HYPOTHESIS TESTING*Now we will start a series of chapters about Hypothesis Testing. *The current chapter is *extremely* important because it provides logic and the basis for the methods used in the subsequent chapters.*At first, many students find this material difficult. To understand the hypothesis testing process, you may need to read the notes and go through the examples a few times. You definitely will need to practice the questions.*The good news is that once the basic hypothesis testing process makes sense to you, the subsequent chapters will be very easy to understand. Here is the typical format of a hypothesis test question:As manager of a restaurant that delivers pizza to college dorms, you wonder if the time between ordering and completion of delivery differs from the current population mean of 25 minutes. From past experience you can assume that the population standard deviation is 6 minutes. A sample of 36 orders using the new delivery process yields a sample mean of 22.4 minutes. At the 0.05 level of significance, is there evidence that the mean delivery time differs from the previous population mean value of 25?!Yikes! As you can see, there is a lot of information provided in the question. But as always, don’t panic. I will walk you through the process step by step.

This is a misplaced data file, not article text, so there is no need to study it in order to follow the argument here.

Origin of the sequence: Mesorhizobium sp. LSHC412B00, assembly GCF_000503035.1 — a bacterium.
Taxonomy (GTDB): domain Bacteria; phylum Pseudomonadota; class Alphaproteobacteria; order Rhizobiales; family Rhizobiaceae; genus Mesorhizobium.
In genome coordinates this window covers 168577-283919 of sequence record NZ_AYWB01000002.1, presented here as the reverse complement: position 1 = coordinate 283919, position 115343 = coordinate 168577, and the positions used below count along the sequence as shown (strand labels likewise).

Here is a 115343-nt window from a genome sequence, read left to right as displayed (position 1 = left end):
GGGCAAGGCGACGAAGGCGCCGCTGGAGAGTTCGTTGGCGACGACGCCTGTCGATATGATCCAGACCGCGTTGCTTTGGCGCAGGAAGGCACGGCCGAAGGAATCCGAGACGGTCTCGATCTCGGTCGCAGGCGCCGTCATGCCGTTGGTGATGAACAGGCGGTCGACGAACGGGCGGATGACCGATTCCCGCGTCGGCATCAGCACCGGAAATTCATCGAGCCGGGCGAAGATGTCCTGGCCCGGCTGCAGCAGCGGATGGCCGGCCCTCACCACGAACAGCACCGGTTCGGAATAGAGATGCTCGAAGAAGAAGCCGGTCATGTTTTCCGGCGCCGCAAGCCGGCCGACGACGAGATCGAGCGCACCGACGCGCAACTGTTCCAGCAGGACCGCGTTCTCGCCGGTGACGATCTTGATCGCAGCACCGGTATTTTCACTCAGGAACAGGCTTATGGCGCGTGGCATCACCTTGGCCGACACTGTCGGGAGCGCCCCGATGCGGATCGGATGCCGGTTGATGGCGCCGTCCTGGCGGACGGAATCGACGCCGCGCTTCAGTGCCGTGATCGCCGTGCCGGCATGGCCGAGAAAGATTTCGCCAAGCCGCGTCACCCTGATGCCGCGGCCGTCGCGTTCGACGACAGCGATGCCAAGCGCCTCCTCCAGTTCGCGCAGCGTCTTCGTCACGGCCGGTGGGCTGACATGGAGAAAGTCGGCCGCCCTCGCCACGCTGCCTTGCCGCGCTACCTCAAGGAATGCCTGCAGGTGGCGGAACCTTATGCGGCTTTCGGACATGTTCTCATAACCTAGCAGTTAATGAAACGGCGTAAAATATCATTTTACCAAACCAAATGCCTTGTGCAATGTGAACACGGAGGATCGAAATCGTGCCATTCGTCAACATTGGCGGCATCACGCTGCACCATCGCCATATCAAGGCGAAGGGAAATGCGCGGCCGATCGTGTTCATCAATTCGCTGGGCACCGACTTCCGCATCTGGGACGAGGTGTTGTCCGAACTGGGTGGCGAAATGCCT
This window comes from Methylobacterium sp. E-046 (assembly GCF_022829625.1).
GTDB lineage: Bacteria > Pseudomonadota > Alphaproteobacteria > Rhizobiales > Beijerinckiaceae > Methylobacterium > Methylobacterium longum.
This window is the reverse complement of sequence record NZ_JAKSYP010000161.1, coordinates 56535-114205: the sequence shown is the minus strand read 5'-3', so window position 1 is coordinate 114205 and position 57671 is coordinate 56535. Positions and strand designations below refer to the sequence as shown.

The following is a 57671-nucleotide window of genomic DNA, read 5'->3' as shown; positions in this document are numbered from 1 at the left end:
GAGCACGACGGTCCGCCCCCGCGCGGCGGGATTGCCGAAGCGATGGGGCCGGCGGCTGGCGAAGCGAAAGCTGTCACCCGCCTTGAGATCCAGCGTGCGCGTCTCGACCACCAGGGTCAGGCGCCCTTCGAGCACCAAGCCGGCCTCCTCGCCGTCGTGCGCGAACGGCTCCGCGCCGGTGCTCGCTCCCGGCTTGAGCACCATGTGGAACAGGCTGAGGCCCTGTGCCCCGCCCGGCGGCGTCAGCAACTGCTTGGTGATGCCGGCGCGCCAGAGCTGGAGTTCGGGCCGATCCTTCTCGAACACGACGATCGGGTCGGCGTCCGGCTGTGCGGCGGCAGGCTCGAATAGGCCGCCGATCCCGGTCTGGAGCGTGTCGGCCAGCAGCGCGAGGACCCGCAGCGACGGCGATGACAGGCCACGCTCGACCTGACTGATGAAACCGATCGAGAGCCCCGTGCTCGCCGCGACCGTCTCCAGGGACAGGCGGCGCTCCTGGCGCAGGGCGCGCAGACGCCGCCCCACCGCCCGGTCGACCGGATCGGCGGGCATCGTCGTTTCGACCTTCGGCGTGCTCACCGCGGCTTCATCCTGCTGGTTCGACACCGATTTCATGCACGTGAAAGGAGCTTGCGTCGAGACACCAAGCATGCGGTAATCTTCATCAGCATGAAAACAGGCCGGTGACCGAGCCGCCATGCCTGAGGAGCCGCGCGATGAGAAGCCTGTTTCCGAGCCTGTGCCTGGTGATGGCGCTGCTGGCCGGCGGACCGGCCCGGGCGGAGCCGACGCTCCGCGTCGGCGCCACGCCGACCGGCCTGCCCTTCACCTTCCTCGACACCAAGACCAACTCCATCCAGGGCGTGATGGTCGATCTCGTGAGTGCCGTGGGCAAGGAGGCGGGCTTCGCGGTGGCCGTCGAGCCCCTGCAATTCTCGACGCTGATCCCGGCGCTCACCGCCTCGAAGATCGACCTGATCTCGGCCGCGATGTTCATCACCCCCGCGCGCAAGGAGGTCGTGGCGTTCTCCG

Here is an overview of the steps for hypothesis testing. When solving problems you might find this sheet a handy step to step guide. Steps:0. Identify information given in the question. 1. Select appropriate test statistic2. State Hypotheses: (Null and Alternative)3. Determine critical value(s) and state decision rules.4. Collect data and compute test statistic5. a. Make a Decision :- either reject the null - or fail to reject (FTR) the null.b. State the managerial conclusionNow let’s go through the above the steps one by one.

Step 0: IDENTIFY INFORMATAION GIVEN IN QUESTIONAs manager of a restaurant that delivers pizza to college dorms, you wonder if the time between ordering and completion of delivery differs from the current population mean of 25 minutes. From past experience you can assume that the population standard deviation is 6 minutes. A sample of 36 orders using the new delivery process yields a sample mean of 22.4 minutes. At the 0.05 level of significance, is there evidence that the mean delivery time differs from the previous population mean value of 25?

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